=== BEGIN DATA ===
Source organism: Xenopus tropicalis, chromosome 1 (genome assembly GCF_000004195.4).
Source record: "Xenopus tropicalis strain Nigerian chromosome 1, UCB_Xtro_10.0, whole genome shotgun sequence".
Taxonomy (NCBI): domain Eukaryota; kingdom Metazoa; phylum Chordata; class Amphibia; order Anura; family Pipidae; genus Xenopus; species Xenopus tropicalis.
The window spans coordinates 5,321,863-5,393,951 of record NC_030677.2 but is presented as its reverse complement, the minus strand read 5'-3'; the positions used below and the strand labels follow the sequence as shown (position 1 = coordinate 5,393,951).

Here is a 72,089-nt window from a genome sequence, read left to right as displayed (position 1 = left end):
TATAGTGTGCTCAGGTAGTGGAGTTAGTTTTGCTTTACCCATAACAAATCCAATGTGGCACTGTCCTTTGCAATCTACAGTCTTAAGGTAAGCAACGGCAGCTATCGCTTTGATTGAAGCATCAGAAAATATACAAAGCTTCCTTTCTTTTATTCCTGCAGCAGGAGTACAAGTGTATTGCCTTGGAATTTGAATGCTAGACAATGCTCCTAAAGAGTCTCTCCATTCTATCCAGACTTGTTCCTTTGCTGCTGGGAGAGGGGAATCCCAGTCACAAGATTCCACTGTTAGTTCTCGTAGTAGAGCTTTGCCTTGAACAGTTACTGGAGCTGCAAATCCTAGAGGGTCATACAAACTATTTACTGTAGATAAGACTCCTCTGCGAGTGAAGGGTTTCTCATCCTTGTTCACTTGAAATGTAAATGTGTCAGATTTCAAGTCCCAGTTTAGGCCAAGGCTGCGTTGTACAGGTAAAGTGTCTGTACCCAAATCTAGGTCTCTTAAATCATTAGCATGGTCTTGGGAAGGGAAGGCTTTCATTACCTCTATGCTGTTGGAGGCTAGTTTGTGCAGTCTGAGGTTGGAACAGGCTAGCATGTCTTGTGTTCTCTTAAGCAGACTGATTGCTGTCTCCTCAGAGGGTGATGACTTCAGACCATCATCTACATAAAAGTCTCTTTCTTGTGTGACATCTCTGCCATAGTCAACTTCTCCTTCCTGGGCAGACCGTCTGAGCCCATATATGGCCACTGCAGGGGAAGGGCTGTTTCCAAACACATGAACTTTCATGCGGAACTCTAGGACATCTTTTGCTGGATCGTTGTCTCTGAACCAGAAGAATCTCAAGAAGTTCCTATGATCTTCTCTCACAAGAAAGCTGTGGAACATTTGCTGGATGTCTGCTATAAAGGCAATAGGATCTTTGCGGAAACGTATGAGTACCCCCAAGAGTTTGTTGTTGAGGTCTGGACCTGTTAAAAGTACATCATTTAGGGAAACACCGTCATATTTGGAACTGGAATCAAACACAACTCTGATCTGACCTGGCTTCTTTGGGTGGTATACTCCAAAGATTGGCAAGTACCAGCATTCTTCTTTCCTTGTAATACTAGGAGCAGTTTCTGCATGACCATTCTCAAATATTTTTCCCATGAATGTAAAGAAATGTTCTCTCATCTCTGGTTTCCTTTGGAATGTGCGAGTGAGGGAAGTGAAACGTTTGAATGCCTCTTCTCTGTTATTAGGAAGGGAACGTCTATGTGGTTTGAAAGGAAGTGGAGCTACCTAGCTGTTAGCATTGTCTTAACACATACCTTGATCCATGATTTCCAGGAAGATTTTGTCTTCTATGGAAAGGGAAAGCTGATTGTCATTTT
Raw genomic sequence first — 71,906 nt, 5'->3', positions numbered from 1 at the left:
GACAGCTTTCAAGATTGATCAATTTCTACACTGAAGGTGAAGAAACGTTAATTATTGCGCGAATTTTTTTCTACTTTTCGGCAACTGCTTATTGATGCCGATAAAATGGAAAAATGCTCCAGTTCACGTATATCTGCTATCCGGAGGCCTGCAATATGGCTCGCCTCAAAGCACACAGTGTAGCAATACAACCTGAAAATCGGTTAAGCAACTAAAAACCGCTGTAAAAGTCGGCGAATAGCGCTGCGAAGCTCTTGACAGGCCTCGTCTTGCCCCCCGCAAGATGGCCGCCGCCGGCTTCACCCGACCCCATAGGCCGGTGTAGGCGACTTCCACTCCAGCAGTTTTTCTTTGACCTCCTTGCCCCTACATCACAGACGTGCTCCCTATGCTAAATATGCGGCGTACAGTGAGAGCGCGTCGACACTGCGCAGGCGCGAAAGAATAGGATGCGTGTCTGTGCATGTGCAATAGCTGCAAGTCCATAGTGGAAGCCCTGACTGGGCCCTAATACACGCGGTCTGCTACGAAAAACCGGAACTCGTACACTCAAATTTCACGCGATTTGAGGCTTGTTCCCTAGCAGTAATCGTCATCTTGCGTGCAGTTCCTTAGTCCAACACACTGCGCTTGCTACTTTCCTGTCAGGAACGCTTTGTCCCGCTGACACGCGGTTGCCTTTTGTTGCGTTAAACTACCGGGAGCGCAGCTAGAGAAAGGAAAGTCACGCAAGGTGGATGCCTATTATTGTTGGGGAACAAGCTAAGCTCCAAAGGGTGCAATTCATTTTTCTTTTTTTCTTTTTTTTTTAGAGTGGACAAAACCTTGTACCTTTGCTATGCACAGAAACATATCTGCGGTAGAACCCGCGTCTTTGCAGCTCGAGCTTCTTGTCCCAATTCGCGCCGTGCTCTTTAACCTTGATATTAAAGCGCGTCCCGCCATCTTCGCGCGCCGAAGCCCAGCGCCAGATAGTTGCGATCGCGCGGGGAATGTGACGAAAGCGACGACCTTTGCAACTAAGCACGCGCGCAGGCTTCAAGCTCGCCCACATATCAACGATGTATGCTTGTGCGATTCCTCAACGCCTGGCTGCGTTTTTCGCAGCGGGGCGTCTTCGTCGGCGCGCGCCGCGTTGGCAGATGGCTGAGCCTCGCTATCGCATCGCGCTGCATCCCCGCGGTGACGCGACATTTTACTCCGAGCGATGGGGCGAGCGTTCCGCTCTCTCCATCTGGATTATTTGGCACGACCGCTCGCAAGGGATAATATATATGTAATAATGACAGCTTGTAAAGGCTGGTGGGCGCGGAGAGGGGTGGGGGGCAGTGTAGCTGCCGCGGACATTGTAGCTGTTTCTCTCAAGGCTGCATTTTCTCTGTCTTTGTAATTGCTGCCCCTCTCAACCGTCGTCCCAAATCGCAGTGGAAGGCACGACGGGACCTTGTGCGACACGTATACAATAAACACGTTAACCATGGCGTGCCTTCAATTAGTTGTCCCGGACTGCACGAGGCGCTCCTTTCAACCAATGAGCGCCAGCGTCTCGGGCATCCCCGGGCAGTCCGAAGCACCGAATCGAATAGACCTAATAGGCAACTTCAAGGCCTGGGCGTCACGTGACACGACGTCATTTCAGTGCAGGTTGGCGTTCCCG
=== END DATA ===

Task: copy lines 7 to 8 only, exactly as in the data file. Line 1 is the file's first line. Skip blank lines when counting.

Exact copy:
Raw genomic sequence first — 71,906 nt, 5'->3', positions numbered from 1 at the left:
GACAGCTTTCAAGATTGATCAATTTCTACACTGAAGGTGAAGAAACGTTAATTATTGCGCGAATTTTTTTCTACTTTTCGGCAACTGCTTATTGATGCCGATAAAATGGAAAAATGCTCCAGTTCACGTATATCTGCTATCCGGAGGCCTGCAATATGGCTCGCCTCAAAGCACACAGTGTAGCAATACAACCTGAAAATCGGTTAAGCAACTAAAAACCGCTGTAAAAGTCGGCGAATAGCGCTGCGAAGCTCTTGACAGGCCTCGTCTTGCCCCCCGCAAGATGGCCGCCGCCGGCTTCACCCGACCCCATAGGCCGGTGTAGGCGACTTCCACTCCAGCAGTTTTTCTTTGACCTCCTTGCCCCTACATCACAGACGTGCTCCCTATGCTAAATATGCGGCGTACAGTGAGAGCGCGTCGACACTGCGCAGGCGCGAAAGAATAGGATGCGTGTCTGTGCATGTGCAATAGCTGCAAGTCCATAGTGGAAGCCCTGACTGGGCCCTAATACACGCGGTCTGCTACGAAAAACCGGAACTCGTACACTCAAATTTCACGCGATTTGAGGCTTGTTCCCTAGCAGTAATCGTCATCTTGCGTGCAGTTCCTTAGTCCAACACACTGCGCTTGCTACTTTCCTGTCAGGAACGCTTTGTCCCGCTGACACGCGGTTGCCTTTTGTTGCGTTAAACTACCGGGAGCGCAGCTAGAGAAAGGAAAGTCACGCAAGGTGGATGCCTATTATTGTTGGGGAACAAGCTAAGCTCCAAAGGGTGCAATTCATTTTTCTTTTTTTCTTTTTTTTTTAGAGTGGACAAAACCTTGTACCTTTGCTATGCACAGAAACATATCTGCGGTAGAACCCGCGTCTTTGCAGCTCGAGCTTCTTGTCCCAATTCGCGCCGTGCTCTTTAACCTTGATATTAAAGCGCGTCCCGCCATCTTCGCGCGCCGAAGCCCAGCGCCAGATAGTTGCGATCGCGCGGGGAATGTGACGAAAGCGACGACCTTTGCAACTAAGCACGCGCGCAGGCTTCAAGCTCGCCCACATATCAACGATGTATGCTTGTGCGATTCCTCAACGCCTGGCTGCGTTTTTCGCAGCGGGGCGTCTTCGTCGGCGCGCGCCGCGTTGGCAGATGGCTGAGCCTCGCTATCGCATCGCGCTGCATCCCCGCGGTGACGCGACATTTTACTCCGAGCGATGGGGCGAGCGTTCCGCTCTCTCCATCTGGATTATTTGGCACGACCGCTCGCAAGGGATAATATATATGTAATAATGACAGCTTGTAAAGGCTGGTGGGCGCGGAGAGGGGTGGGGGGCAGTGTAGCTGCCGCGGACATTGTAGCTGTTTCTCTCAAGGCTGCATTTTCTCTGTCTTTGTAATTGCTGCCCCTCTCAACCGTCGTCCCAAATCGCAGTGGAAGGCACGACGGGACCTTGTGCGACACGTATACAATAAACACGTTAACCATGGCGTGCCTTCAATTAGTTGTCCCGGACTGCACGAGGCGCTCCTTTCAACCAATGAGCGCCAGCGTCTCGGGCATCCCCGGGCAGTCCGAAGCACCGAATCGAATAGACCTAATAGGCAACTTCAAGGCCTGGGCGTCACGTGACACGACGTCATTTCAGTGCAGGTTGGCGTTCCCG